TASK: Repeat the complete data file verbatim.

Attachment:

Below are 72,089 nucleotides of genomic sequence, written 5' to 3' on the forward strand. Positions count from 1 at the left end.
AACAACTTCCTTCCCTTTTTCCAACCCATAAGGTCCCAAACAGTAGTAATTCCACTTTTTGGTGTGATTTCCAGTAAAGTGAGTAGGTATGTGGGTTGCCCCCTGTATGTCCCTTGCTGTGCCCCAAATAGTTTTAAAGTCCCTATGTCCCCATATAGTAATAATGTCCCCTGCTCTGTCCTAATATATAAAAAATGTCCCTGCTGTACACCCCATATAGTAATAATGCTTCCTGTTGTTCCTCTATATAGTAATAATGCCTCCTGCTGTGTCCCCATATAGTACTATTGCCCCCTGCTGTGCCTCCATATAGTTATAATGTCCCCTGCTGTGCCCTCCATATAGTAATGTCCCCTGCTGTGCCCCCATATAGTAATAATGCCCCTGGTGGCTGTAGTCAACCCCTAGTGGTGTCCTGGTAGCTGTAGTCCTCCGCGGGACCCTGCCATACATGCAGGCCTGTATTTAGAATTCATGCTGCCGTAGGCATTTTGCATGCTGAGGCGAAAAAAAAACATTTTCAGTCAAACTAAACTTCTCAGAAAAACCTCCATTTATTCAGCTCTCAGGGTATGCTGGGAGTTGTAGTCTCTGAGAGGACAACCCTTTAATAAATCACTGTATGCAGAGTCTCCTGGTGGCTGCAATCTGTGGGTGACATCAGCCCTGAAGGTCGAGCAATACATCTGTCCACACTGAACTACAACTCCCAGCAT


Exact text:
Below are 72,089 nucleotides of genomic sequence, written 5' to 3' on the forward strand. Positions count from 1 at the left end.
AACAACTTCCTTCCCTTTTTCCAACCCATAAGGTCCCAAACAGTAGTAATTCCACTTTTTGGTGTGATTTCCAGTAAAGTGAGTAGGTATGTGGGTTGCCCCCTGTATGTCCCTTGCTGTGCCCCAAATAGTTTTAAAGTCCCTATGTCCCCATATAGTAATAATGTCCCCTGCTCTGTCCTAATATATAAAAAATGTCCCTGCTGTACACCCCATATAGTAATAATGCTTCCTGTTGTTCCTCTATATAGTAATAATGCCTCCTGCTGTGTCCCCATATAGTACTATTGCCCCCTGCTGTGCCTCCATATAGTTATAATGTCCCCTGCTGTGCCCTCCATATAGTAATGTCCCCTGCTGTGCCCCCATATAGTAATAATGCCCCTGGTGGCTGTAGTCAACCCCTAGTGGTGTCCTGGTAGCTGTAGTCCTCCGCGGGACCCTGCCATACATGCAGGCCTGTATTTAGAATTCATGCTGCCGTAGGCATTTTGCATGCTGAGGCGAAAAAAAAACATTTTCAGTCAAACTAAACTTCTCAGAAAAACCTCCATTTATTCAGCTCTCAGGGTATGCTGGGAGTTGTAGTCTCTGAGAGGACAACCCTTTAATAAATCACTGTATGCAGAGTCTCCTGGTGGCTGCAATCTGTGGGTGACATCAGCCCTGAAGGTCGAGCAATACATCTGTCCACACTGAACTACAACTCCCAGCAT